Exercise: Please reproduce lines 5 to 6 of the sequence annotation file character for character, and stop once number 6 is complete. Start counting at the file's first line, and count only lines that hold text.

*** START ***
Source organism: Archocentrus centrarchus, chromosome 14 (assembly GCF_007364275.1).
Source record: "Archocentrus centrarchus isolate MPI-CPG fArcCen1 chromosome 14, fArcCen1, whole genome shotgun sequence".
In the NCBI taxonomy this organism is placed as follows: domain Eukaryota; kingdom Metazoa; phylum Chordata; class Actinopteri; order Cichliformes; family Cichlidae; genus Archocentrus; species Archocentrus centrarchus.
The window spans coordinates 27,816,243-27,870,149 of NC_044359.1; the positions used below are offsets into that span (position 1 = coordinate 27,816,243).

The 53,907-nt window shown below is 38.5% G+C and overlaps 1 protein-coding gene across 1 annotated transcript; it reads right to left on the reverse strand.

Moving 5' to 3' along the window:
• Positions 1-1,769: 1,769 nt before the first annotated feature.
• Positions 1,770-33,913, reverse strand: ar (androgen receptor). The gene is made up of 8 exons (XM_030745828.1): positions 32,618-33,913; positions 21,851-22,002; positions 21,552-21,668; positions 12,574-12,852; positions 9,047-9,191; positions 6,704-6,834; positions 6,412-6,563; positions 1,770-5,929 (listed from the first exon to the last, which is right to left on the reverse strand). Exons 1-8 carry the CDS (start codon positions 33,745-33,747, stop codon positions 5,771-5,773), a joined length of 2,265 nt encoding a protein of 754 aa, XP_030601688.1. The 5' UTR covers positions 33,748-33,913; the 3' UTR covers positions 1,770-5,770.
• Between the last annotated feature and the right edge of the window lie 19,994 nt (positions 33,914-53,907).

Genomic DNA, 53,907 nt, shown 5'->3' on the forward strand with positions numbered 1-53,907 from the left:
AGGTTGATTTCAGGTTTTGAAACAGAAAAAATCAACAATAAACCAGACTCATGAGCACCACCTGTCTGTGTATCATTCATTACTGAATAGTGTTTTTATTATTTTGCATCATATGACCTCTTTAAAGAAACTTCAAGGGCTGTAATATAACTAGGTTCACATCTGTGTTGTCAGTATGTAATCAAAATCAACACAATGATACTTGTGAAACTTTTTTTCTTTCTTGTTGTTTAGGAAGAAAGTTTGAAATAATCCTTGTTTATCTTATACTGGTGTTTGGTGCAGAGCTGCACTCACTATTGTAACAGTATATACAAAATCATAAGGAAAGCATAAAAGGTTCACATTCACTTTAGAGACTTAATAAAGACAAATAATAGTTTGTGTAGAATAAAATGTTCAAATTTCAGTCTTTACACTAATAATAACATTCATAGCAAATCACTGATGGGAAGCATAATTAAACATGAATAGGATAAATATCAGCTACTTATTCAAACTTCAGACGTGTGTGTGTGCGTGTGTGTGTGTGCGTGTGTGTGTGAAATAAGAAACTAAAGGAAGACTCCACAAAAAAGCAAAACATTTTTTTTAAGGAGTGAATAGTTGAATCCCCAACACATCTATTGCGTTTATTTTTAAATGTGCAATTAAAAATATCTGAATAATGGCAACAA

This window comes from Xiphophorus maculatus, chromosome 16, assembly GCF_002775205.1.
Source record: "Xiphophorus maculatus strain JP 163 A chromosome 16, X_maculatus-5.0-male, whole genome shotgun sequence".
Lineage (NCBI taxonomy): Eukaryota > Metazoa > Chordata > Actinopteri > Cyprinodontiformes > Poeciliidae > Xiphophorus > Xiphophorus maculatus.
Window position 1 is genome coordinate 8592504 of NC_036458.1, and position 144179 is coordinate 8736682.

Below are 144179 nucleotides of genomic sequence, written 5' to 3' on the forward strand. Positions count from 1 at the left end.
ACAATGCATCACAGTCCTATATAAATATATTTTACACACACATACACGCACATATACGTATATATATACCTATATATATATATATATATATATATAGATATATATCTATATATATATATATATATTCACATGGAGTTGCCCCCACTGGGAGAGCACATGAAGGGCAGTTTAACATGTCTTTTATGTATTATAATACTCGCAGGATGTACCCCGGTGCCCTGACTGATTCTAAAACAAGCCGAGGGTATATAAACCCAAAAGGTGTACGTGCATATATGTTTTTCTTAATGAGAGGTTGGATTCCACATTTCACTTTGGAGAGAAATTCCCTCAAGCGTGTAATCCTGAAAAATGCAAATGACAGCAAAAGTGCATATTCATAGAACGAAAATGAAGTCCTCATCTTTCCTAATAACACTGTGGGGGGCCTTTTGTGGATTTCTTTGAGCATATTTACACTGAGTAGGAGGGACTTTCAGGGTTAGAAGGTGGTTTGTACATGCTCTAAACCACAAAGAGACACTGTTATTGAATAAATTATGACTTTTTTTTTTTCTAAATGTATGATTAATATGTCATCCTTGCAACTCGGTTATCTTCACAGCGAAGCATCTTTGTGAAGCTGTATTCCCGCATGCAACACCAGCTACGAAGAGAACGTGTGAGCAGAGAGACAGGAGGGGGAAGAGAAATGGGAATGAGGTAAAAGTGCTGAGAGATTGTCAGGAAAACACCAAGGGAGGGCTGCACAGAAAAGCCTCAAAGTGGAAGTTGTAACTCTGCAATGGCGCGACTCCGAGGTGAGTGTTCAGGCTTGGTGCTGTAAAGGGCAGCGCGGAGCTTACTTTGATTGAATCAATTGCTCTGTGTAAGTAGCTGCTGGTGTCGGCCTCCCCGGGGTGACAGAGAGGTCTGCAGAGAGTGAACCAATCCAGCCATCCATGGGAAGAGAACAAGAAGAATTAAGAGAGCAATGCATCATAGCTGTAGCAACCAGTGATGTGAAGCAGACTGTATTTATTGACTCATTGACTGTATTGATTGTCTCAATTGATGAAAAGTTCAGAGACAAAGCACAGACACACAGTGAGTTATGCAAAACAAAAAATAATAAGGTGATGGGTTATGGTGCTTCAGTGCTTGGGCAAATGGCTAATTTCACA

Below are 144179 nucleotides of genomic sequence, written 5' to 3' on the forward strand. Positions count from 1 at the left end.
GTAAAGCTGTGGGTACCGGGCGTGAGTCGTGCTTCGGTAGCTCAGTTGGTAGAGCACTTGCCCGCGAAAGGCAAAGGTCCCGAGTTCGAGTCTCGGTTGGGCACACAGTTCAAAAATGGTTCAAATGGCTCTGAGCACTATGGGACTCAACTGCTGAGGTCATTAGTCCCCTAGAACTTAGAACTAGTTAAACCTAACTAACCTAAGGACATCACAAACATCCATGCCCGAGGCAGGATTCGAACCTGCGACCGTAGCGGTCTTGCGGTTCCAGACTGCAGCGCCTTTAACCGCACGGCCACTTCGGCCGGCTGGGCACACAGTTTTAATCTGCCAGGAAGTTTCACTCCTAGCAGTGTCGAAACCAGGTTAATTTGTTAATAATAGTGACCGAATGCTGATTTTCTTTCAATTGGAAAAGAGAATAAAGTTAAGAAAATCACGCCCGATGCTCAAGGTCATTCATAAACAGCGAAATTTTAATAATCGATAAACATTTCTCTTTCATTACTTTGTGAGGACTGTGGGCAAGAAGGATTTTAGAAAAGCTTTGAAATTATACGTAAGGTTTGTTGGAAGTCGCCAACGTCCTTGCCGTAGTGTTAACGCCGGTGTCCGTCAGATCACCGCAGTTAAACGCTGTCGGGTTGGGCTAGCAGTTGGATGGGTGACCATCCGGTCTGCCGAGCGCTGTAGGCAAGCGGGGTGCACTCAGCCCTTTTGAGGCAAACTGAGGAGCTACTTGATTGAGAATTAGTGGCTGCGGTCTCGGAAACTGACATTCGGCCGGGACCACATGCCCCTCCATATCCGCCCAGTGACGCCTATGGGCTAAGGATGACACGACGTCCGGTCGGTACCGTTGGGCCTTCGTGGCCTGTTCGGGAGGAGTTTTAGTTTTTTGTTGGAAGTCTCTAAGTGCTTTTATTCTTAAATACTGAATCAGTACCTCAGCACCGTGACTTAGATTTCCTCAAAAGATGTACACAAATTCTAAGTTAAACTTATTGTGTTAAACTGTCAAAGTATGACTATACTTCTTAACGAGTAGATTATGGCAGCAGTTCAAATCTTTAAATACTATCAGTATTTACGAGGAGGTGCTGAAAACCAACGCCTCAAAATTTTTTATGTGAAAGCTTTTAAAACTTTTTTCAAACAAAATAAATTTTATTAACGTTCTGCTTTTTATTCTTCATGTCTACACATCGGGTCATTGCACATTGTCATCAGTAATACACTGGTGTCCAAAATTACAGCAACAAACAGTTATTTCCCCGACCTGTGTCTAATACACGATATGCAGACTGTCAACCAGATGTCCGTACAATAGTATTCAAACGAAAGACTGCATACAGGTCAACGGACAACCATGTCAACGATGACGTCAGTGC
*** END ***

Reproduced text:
The 53,907-nt window shown below is 38.5% G+C and overlaps 1 protein-coding gene across 1 annotated transcript; it reads right to left on the reverse strand.

Moving 5' to 3' along the window: